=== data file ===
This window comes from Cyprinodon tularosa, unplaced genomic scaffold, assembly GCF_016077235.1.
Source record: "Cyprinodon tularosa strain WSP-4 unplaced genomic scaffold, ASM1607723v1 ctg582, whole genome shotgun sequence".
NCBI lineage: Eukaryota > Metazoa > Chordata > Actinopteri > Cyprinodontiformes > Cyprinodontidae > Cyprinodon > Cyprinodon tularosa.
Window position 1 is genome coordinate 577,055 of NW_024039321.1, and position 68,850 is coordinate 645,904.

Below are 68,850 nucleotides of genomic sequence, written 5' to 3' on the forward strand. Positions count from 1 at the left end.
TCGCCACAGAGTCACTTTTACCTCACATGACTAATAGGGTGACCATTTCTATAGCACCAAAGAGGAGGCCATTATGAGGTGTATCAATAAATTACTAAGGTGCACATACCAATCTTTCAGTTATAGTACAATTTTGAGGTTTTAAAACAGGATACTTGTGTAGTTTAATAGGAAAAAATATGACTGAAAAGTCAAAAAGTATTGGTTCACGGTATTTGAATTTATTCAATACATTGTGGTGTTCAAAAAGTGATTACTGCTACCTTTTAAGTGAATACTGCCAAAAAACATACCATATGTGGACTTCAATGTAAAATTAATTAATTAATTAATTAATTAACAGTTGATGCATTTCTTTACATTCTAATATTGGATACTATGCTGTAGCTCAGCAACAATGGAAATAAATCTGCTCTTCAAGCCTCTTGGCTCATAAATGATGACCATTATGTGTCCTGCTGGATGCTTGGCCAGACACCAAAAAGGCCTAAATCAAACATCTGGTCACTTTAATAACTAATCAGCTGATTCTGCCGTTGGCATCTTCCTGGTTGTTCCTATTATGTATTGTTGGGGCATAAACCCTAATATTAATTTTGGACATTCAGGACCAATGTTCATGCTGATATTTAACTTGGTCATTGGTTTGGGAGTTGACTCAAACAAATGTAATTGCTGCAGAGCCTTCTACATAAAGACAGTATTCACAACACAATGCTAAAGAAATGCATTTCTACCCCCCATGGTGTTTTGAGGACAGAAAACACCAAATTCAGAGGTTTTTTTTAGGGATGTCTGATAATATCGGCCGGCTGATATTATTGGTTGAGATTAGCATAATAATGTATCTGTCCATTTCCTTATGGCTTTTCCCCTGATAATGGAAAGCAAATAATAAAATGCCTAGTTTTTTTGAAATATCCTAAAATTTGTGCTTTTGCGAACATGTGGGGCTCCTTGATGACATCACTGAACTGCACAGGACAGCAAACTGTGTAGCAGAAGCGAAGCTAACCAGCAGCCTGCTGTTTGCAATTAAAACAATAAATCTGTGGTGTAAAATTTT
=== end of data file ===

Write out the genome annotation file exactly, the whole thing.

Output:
This window comes from Cyprinodon tularosa, unplaced genomic scaffold, assembly GCF_016077235.1.
Source record: "Cyprinodon tularosa strain WSP-4 unplaced genomic scaffold, ASM1607723v1 ctg582, whole genome shotgun sequence".
NCBI lineage: Eukaryota > Metazoa > Chordata > Actinopteri > Cyprinodontiformes > Cyprinodontidae > Cyprinodon > Cyprinodon tularosa.
Window position 1 is genome coordinate 577,055 of NW_024039321.1, and position 68,850 is coordinate 645,904.

Below are 68,850 nucleotides of genomic sequence, written 5' to 3' on the forward strand. Positions count from 1 at the left end.
TCGCCACAGAGTCACTTTTACCTCACATGACTAATAGGGTGACCATTTCTATAGCACCAAAGAGGAGGCCATTATGAGGTGTATCAATAAATTACTAAGGTGCACATACCAATCTTTCAGTTATAGTACAATTTTGAGGTTTTAAAACAGGATACTTGTGTAGTTTAATAGGAAAAAATATGACTGAAAAGTCAAAAAGTATTGGTTCACGGTATTTGAATTTATTCAATACATTGTGGTGTTCAAAAAGTGATTACTGCTACCTTTTAAGTGAATACTGCCAAAAAACATACCATATGTGGACTTCAATGTAAAATTAATTAATTAATTAATTAATTAACAGTTGATGCATTTCTTTACATTCTAATATTGGATACTATGCTGTAGCTCAGCAACAATGGAAATAAATCTGCTCTTCAAGCCTCTTGGCTCATAAATGATGACCATTATGTGTCCTGCTGGATGCTTGGCCAGACACCAAAAAGGCCTAAATCAAACATCTGGTCACTTTAATAACTAATCAGCTGATTCTGCCGTTGGCATCTTCCTGGTTGTTCCTATTATGTATTGTTGGGGCATAAACCCTAATATTAATTTTGGACATTCAGGACCAATGTTCATGCTGATATTTAACTTGGTCATTGGTTTGGGAGTTGACTCAAACAAATGTAATTGCTGCAGAGCCTTCTACATAAAGACAGTATTCACAACACAATGCTAAAGAAATGCATTTCTACCCCCCATGGTGTTTTGAGGACAGAAAACACCAAATTCAGAGGTTTTTTTTAGGGATGTCTGATAATATCGGCCGGCTGATATTATTGGTTGAGATTAGCATAATAATGTATCTGTCCATTTCCTTATGGCTTTTCCCCTGATAATGGAAAGCAAATAATAAAATGCCTAGTTTTTTTGAAATATCCTAAAATTTGTGCTTTTGCGAACATGTGGGGCTCCTTGATGACATCACTGAACTGCACAGGACAGCAAACTGTGTAGCAGAAGCGAAGCTAACCAGCAGCCTGCTGTTTGCAATTAAAACAATAAATCTGTGGTGTAAAATTTT